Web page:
Small Batch Scuppernong Grape Jelly is homemade jelly made easy! Although iconically Southern, the thick skins of scuppernong and muscadine grapes will remind you of concord grapes with their own distinct floral flavor. Scuppernongs are basically golden muscadines so either can be used in this jelly recipe.
The jelly in the picture above is Scuppernong Jelly with a muscadine grape next to it. I used all my Scuppernongs in the jelly and had none left to photograph! The fuchsia-colored jelly in the picture below is made with muscadines.
Simple toast and jam/jelly is one of my all-time favorite snacks or quick breakfasts. To make your own butter try my Homemade Butter in a Jar recipe. I'm talkin' thick, crusty bread slathered with homemade jam, jelly, preserves, or apple butters!
I bought this huge loaf of Pane Turano Italian bread at Aldi recently for about $3.00! I could eat the entire loaf by myself just as toast and jam. Seriously.
But I will save about half of it for Bread Pudding with Raisins. I love buying one ingredient and using it at least twice. Double duty ingredients!
What are Scuppernong grapes?
Scuppernong grapes are a variety of muscadine grapes native to the basin of the Scuppernong River in North Carolina. I describe the distinct flavor of the Scuppernongs and muscadines as slightly floral.
Scuppernong grapes are basically golden muscadines with a slightly different flavor and lighter in color. They can be used interchangeably. Their flavor seems slightly floral to me and I love it! Read more about the differences of Scuppernong and muscadine grapes in this article by ECKraus.
Both Scuppernongs and muscadine grapes are in season late July through first of September, so you know what that means? They are plentiful and on sale somewhere near you, so, buy now!
Where can I find these thick-skinned grapes?
Here in Gardendale, Alabama, Publix often has them in August for $4.99 a (16-ounce) package and sometimes even BOGO. My local produce markets, Sid's Produce Market and Little Giant Farm Market in Summiton also carry them.
Here in the Southeast, you can find wild muscadines and golden muscadines in the wooded areas and along rural roads on fences.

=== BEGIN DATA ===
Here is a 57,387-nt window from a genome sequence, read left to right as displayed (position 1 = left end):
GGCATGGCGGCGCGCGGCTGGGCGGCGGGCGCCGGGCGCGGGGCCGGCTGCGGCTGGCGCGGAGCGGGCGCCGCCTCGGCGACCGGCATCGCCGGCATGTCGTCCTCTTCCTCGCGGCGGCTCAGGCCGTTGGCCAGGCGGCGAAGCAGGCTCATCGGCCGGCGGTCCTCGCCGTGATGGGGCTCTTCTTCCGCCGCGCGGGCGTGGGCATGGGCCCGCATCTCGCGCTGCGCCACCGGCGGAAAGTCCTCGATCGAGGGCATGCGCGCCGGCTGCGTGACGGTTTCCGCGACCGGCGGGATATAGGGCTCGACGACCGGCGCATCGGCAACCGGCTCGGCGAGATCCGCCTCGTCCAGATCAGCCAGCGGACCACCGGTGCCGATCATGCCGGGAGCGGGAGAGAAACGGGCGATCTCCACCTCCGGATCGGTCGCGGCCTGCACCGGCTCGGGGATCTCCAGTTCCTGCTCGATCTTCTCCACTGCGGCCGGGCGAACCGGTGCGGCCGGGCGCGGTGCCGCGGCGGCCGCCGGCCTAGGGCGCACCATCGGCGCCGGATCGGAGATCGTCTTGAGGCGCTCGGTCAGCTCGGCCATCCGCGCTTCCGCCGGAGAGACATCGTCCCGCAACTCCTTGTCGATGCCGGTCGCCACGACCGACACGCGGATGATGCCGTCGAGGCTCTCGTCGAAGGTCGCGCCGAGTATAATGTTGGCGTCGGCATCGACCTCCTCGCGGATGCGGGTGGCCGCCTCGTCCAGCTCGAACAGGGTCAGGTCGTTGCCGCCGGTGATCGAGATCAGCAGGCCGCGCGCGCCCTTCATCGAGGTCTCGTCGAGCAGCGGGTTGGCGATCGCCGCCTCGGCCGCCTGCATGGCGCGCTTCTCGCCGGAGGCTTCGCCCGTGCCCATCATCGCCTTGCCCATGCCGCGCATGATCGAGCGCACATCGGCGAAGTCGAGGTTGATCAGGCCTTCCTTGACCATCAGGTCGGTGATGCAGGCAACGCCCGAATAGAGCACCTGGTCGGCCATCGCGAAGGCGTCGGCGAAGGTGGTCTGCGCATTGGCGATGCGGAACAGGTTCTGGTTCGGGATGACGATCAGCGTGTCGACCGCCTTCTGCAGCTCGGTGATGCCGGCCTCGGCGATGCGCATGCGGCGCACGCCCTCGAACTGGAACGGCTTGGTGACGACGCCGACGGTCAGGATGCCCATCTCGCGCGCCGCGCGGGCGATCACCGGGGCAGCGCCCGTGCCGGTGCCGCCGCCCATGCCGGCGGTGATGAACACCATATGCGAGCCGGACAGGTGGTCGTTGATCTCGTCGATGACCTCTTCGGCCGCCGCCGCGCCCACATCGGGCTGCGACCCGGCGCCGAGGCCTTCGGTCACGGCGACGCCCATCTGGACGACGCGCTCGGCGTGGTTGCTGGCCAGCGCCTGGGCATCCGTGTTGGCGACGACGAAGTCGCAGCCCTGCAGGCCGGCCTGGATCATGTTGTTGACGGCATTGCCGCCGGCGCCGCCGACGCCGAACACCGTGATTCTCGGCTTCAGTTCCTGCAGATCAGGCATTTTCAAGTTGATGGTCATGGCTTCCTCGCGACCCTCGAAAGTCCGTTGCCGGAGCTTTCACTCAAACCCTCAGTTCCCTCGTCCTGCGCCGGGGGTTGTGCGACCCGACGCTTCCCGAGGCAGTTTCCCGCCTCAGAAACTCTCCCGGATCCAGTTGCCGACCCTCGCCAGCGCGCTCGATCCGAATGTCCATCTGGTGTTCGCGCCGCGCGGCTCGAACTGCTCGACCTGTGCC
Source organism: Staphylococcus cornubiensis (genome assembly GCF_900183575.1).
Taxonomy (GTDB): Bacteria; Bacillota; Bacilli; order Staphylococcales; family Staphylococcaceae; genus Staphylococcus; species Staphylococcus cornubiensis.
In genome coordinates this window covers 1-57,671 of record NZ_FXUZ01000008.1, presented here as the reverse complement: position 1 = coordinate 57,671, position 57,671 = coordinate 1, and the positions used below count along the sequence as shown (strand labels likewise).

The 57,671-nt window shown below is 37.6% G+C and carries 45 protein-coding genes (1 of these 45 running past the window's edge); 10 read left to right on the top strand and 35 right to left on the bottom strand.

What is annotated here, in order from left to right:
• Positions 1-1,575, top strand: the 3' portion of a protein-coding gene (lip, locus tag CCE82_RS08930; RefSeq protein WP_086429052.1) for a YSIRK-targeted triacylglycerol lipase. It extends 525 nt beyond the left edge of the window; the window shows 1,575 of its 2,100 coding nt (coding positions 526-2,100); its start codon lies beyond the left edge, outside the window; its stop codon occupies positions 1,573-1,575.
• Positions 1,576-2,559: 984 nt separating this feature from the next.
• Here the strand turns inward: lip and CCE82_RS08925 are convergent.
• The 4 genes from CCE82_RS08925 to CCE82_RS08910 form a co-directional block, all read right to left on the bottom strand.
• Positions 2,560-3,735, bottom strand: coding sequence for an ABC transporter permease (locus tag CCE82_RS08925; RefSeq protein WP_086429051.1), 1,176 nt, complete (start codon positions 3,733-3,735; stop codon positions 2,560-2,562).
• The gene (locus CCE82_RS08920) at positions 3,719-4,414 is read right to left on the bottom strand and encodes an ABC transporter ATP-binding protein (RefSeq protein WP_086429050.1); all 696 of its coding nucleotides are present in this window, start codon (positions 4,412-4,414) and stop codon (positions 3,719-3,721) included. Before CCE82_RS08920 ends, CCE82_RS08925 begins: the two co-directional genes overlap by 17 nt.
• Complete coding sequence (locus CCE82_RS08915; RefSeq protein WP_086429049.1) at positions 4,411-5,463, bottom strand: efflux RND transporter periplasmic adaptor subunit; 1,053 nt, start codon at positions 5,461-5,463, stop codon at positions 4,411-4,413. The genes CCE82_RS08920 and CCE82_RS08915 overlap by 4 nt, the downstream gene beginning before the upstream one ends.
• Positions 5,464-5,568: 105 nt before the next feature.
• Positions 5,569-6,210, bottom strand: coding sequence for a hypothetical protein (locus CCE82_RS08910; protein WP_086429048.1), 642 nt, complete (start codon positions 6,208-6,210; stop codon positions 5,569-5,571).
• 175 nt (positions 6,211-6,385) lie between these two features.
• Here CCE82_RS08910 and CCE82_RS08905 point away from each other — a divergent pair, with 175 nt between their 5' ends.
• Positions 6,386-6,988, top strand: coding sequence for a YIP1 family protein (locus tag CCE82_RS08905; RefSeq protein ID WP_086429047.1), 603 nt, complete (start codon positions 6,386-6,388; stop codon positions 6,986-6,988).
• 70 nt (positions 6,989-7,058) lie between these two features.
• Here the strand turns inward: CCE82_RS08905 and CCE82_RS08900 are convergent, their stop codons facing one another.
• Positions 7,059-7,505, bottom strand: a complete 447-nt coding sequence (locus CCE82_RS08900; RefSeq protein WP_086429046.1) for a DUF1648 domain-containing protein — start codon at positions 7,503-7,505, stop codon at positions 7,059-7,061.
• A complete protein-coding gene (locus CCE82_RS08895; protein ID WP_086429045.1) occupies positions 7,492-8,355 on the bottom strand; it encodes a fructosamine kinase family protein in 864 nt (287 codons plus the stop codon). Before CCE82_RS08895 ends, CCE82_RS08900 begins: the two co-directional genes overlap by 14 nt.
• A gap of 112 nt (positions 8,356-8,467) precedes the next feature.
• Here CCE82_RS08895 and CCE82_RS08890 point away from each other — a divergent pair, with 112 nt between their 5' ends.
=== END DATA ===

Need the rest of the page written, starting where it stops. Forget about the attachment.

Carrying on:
What is the shortcut?
Here are 3 other shortcuts:
- Liquid Certo allows you to skip the step of cooking the powdered pectin.
- It is a small batch recipe that requires less time for the cooked fruit to drip in the cheesecloth
- Processing the jars in a water bath for 5 minutes is much faster and easier than pressure canning.
What is small batch canning?
Small batch canning is a term used to describe preserving jams, jellies, fruits and vegetables in quantities that do not require bushels of beans, crates of fruit or a pressure cooker. You can preserve a little bit of a lot of produce with this method.
My small batch recipes yield no more than 2 to 4 pints and I often use half-pint size jars.
A pressure cooker is not required in my small batch recipes because I use the water bath canning method of sealing jars or store them in the fridge or freezer to make it even easier.
Do I need a pressure cooker to make Small Batch Scuppernong Grape Jelly?
No. Make this easy Southern grape jelly as a freezer jelly or use the water bath method.
After letting the jelly stand at room temperature 24 hours, store the jelly in the fridge up to 2 months or in the freezer up to 1 year.
If you plan to store the jelly on a shelf, simply process the jars in a water bath for 5 minutes immediately after pouring the mixture into jars. For step by step directions on how to use the water bath canning method, check out this detailed article from Spruce Eats.
What if I don't get enough juice from my grapes?